ENRICHMENT OPPORTUNITIES FOR HIGH-ACHIEVING STUDENTS
Hofstra University’s Frank G. Zarb School of Business in Hempstead, New York, started its undergraduate business honors program — the Dean’s Business Scholars Program — four years ago, seeking to draw more high-caliber students to campus, says Gioia Bales, an associate dean at the Zarb School. Incoming students are invited to the program based on their high school academic record, and more students can join the program their sophomore or junior year if they meet certain GPA requirements, she says. Of the school’s 1,500 undergraduates, only about 120 are admitted each year to the scholars program.
“We started the program because we wanted to provide enrichment opportunities to our highest-achieving students,” Bales says. “We also felt it was a way to attract our higher-achieving students to study at the Zarb School. Many of our incoming students tell us that the availability of a program like this was the deciding factor for them.”
Students in Zarb’s business scholar program spend time with the school’s executive in residence, are invited to attend executive speaker events at the graduate business school, and receive invites to lunch with faculty chairs and deans. There are also experiential learning projects designed for the scholars; this year, Bales says, they visited the Nassau County Industrial Development Agency and did a simulation of how they’d use the agency’s resources to launch a business in Nassau County.
“We’re looking to supplement what they learn in the classroom with these real-life experiences,” she says.
BUSINESS HONORS SOCIETY: ANOTHER AVENUE FOR UNDERGRADS
Another way students can get on the honors track at their school is by receiving an invitation to Beta Gamma Sigma, the business honor society of the Association to Advance Collegiate Schools of Business, the main accrediting body for business schools worldwide. There are currently 571 chapters of Beta Gamma Sigma, 500 of which are based in the U.S, said Christina Carosella, Beta Gamma Sigma CEO. This year, 26,000 students around the world were inducted into the society, which has about 800,000 members.
Unlike stand-alone business honors programs like the ones at Hofstra or McCombs, Beta Gamma Sigma students are not admitted from high school, but rather chosen by faculty their sophomore, junior, or senior year of college, often based on their GPA. Typically, only the top 10 percent of a class is invited to join Beta Gamma Sigma, Carosella says. Those who join can attend the organization’s Global Leadership Summit, are frequently invited to network with entrepreneurs and executives who visit their campus, and gain access to Beta Gamma Sigma’s extensive career resources and alumni network.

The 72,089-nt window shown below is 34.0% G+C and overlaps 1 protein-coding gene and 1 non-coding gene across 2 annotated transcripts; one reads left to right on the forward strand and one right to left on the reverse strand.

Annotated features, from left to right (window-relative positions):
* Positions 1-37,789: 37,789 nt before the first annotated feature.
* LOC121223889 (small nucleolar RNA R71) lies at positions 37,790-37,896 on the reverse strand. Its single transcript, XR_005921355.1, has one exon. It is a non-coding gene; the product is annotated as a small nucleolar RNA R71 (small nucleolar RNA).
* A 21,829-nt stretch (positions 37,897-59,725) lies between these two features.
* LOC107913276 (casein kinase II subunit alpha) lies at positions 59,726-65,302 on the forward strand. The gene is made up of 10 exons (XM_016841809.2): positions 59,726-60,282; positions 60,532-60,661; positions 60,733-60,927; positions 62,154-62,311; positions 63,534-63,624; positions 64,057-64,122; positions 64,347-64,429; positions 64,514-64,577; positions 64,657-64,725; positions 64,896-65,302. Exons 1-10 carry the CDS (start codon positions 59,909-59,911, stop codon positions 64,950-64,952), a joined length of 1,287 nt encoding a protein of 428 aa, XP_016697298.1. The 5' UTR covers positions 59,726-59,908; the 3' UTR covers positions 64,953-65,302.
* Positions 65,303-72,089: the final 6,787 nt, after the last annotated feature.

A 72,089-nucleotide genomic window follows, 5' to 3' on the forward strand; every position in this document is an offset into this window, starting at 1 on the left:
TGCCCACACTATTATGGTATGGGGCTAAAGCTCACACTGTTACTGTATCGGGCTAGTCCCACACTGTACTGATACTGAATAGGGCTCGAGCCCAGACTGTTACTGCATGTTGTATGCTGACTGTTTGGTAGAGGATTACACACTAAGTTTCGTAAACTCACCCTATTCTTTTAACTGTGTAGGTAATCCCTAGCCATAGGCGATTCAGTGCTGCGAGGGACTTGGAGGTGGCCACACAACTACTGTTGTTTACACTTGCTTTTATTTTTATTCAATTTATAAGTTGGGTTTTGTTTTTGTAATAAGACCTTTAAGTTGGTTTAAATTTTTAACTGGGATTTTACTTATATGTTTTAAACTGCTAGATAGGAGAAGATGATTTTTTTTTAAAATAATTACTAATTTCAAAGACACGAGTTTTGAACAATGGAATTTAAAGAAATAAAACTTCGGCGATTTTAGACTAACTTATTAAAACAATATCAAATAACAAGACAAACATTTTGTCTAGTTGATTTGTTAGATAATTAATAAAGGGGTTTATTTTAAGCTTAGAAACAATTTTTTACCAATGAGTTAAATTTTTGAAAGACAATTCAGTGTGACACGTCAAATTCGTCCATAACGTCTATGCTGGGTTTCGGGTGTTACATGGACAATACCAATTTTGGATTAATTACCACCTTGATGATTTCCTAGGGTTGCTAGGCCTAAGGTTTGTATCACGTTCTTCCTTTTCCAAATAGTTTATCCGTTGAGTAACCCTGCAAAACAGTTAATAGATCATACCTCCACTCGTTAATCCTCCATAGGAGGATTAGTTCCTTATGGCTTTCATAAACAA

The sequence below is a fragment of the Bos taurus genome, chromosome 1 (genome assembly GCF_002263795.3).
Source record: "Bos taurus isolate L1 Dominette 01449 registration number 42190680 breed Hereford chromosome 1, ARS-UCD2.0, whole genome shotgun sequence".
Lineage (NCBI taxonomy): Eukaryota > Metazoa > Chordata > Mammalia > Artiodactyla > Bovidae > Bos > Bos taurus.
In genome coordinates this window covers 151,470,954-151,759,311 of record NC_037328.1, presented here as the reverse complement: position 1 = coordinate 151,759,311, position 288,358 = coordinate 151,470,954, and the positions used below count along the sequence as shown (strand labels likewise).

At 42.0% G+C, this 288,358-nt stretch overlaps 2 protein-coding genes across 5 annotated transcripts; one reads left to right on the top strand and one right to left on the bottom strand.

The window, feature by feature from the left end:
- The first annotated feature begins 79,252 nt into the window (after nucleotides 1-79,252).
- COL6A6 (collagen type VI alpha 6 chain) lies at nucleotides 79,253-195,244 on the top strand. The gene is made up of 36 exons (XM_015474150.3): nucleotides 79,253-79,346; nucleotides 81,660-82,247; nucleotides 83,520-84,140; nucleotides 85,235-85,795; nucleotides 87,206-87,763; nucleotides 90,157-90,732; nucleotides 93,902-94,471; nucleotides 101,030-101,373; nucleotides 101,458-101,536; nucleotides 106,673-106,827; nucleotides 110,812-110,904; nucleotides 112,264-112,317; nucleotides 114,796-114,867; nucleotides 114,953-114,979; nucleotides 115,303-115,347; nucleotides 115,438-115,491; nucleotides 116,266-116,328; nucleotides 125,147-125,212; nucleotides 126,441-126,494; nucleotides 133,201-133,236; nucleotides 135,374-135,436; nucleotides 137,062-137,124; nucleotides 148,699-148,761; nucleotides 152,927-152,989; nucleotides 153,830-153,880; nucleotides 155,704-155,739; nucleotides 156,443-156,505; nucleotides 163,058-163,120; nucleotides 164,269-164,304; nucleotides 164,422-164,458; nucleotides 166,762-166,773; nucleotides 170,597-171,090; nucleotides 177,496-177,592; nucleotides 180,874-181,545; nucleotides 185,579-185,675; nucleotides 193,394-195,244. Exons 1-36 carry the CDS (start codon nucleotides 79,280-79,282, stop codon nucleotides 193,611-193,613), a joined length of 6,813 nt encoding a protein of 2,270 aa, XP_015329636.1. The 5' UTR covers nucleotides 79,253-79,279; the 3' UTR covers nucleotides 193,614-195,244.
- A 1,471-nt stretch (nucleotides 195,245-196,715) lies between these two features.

CREATIVE BETA GAMMA SIGMA INVITATIONS
One of the fastest-growing regions for Beta Gamma Sigma chapters is in the Middle East and Asia, where newly AACSB-accredited schools are eager to start chapters on their campuses, Carosella says.
“Honor means more in their country than perhaps what it means in the U.S.,” she says. “Just having the opportunity to be recognized and be honored is very prestigious, especially in the Asian countries.”
Schools with the most active chapters get creative in the way they invite students to join Beta Gamma Sigma. For example, at St. Joseph’s University’s Erivan K. Haub School of Business in Philadelphia, Pennsylvania, faculty members dressed in formal caps and gowns make surprise visits to classrooms during Beta Gamma Sigma week and “tap” certain students on the shoulder with a sword, Haub School Dean Joseph DiAngelo says. They then ask the students to stand in front of the classroom while they are formally asked to join Beta Gamma Sigma. They’re later inducted into the society at a school-wide ceremony, in front of their peers, parents, faculty, and prominent alums.
“The more pomp and circumstance, the better,” DiAngelo says. “It provides some recognition for the students while still at school, and gives the students some status within the university, which they appreciate.”
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